- Going for a walk is a simple and free way to see the city. So pack those walking shoes, grab a map and your camera.
- Rent a bike and explore Ekeberg. The most scenic route is follow the tram tracks up the hill.
- Take a walk down along the Akerselva River.
- Check out the markets. Don’t miss the Christmas Markets if you visit in the winter.
- Go for a paintball match at The Adventure Parxs.
Why you should add Oslo to your RTW travel listOf course, visiting Oslo wouldn’t be complete without seeing the sights and experiencing the activities the city is famous for. Here are some ideas on what to do if you’ve never been there or plan on staying for a while:
- Visit the Akershus Fortress and spend some time around it, too. The views of the harbor are worth it.
- Visit the Old Aker Church, which is located on Telthusbakken hill.
- See the changing of the guard in the Palace Park.
- Visit the Vigelandsparken Sculpture Park.
- Some of the museums have free admission in winter (Oct 1 to Mar 31) so you can check out: Munch Museum, Vigeland Museum and Stenersen Museum without paying anything. Other museums have free admission on Sunday.
- Explore The Viking Ship Museum, which is part of the Museum of Cultural History.
- Visit the Oslo City Hall and the Parliament.
- Spend some time on a beach if you visit Oslo during summer.
- Ice-skate during winter, or try cross country skiing.
- See the midnight sun, or the northern lights, depending on when you travel.
Why you shouldn’t add Oslo to your RTW travel list
- Norway is Europe’s most expensive country and Oslo is, of course, an expensive city. Compared to Eastern Europe and even to Southern Europe, you’ll have to increase your budget …a lot. Dining out is very expensive and alcohol will burn a major whole in your pocket.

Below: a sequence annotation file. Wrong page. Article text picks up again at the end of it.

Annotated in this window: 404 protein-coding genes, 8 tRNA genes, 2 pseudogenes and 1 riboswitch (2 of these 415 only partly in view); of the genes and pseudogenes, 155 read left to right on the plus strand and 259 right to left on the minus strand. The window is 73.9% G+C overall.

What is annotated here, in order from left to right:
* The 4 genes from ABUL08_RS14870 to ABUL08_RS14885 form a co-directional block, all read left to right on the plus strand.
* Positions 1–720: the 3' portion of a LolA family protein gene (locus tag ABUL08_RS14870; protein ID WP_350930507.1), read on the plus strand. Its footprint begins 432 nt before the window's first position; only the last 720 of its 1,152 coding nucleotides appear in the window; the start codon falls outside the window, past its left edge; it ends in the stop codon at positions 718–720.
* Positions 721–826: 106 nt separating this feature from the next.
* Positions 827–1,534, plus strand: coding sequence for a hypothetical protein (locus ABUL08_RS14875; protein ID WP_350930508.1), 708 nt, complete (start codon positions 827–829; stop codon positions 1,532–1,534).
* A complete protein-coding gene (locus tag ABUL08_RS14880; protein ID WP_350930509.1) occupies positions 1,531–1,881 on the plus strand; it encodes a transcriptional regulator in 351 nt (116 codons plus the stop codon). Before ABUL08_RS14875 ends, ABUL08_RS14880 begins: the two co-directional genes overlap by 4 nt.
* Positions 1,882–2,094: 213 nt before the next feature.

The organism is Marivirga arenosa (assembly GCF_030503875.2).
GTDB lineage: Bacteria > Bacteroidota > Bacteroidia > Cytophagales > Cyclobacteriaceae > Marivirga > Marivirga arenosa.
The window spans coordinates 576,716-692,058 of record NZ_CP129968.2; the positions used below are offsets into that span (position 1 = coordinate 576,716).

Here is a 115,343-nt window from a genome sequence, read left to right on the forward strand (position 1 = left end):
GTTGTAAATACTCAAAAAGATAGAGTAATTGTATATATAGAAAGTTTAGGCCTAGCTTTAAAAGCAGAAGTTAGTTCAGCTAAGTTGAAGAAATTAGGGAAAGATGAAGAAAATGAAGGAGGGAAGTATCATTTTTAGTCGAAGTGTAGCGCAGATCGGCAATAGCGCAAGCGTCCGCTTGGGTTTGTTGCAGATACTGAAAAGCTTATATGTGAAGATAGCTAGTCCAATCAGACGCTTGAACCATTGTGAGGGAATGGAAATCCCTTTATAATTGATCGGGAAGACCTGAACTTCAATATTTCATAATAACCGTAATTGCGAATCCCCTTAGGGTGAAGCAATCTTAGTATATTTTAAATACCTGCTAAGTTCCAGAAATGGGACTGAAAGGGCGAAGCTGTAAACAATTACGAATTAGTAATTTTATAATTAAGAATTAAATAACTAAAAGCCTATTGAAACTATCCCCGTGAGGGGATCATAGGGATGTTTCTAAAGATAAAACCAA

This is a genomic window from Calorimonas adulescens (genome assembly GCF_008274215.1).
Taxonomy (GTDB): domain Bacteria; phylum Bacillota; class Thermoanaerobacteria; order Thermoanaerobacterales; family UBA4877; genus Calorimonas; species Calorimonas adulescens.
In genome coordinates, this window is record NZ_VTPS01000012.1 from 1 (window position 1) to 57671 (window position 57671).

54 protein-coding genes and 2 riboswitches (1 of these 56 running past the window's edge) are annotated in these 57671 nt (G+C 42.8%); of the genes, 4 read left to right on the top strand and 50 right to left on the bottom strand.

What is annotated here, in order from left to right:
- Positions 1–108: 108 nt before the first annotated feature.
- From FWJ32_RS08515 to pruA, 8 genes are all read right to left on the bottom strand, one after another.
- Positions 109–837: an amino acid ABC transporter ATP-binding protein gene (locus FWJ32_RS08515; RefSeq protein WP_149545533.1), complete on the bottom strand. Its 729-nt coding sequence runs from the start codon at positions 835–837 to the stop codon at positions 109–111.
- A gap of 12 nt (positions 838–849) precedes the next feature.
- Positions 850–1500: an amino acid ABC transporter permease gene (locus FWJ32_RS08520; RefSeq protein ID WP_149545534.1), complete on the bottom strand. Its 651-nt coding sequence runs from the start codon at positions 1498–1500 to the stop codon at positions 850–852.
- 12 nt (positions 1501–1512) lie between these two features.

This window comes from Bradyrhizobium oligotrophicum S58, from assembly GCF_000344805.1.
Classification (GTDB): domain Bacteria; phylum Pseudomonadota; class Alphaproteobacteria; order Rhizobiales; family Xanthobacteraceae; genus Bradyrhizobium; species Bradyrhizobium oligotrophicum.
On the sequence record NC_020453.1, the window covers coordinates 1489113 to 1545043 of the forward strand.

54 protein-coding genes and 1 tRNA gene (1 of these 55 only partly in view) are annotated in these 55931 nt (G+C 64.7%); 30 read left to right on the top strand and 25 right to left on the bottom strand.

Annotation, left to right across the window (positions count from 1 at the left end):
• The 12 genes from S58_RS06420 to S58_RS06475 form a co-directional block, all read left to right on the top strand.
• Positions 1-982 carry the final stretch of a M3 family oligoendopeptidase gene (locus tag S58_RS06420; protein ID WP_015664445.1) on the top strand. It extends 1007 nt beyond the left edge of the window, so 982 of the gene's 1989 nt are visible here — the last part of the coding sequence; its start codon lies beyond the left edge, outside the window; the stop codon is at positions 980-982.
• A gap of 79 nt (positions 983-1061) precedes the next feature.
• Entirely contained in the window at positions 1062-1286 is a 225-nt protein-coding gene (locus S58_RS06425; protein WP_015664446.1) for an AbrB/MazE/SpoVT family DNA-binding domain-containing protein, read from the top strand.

Oslo is a city that many people use as a jumping-off point for exploring Norway’s great outdoors, particularly during the packed summer months, but it can be a charming city on its own. This is a typically low-key European city, but having been founded almost one thousand years ago, you can bet there is plenty of history and interesting things to see, even if it’s only for a day or two on your way in or out of the country.
What To Do
Speaking of history, you can check out the Akershus Slott & Festning, which is a medieval castle and fort that was originally built around the year 1300. It’s very interesting even though it’s not as opulent as some other European castles. There is also a daily changing of the guard ceremony if that sort of thing appeals to you.
The Munchmuseet is, as you might expect, a museum dedicated to the works of Norway’s most famous artist, Edward Munch. There are 5,000 pieces on display that were given to the city, including a version of his famous The Scream. Other interesting museums you’ll find in Oslo include a skiing museum, which looks back at the 4,000-year history of the activity in Norway, as well as a Viking Ship Museum.
Since Oslo isn’t terribly close to anything, it can be an expensive train journey, but it is an ideal stop for those wishing to burn a day on their Eurail Pass. Most people will want to book a flight into Oslo Airport (code: OSL). It’s served by all the major cities, but some of the regional airlines fly into Torp Airport (code: TRF) as well. The Oslo Airport is on the train line, but it’s not close to the city. There is an expensive high-speed train available, but also less expensive bus services.
Where To Stay
There are quite a few hostels in Oslo and the usual range of hotels in Oslo as well. Summer is obviously the peak time here and the better places can book up early. May and October are great months to visit as well, but sometimes they can be crowded too so it pays to plan ahead.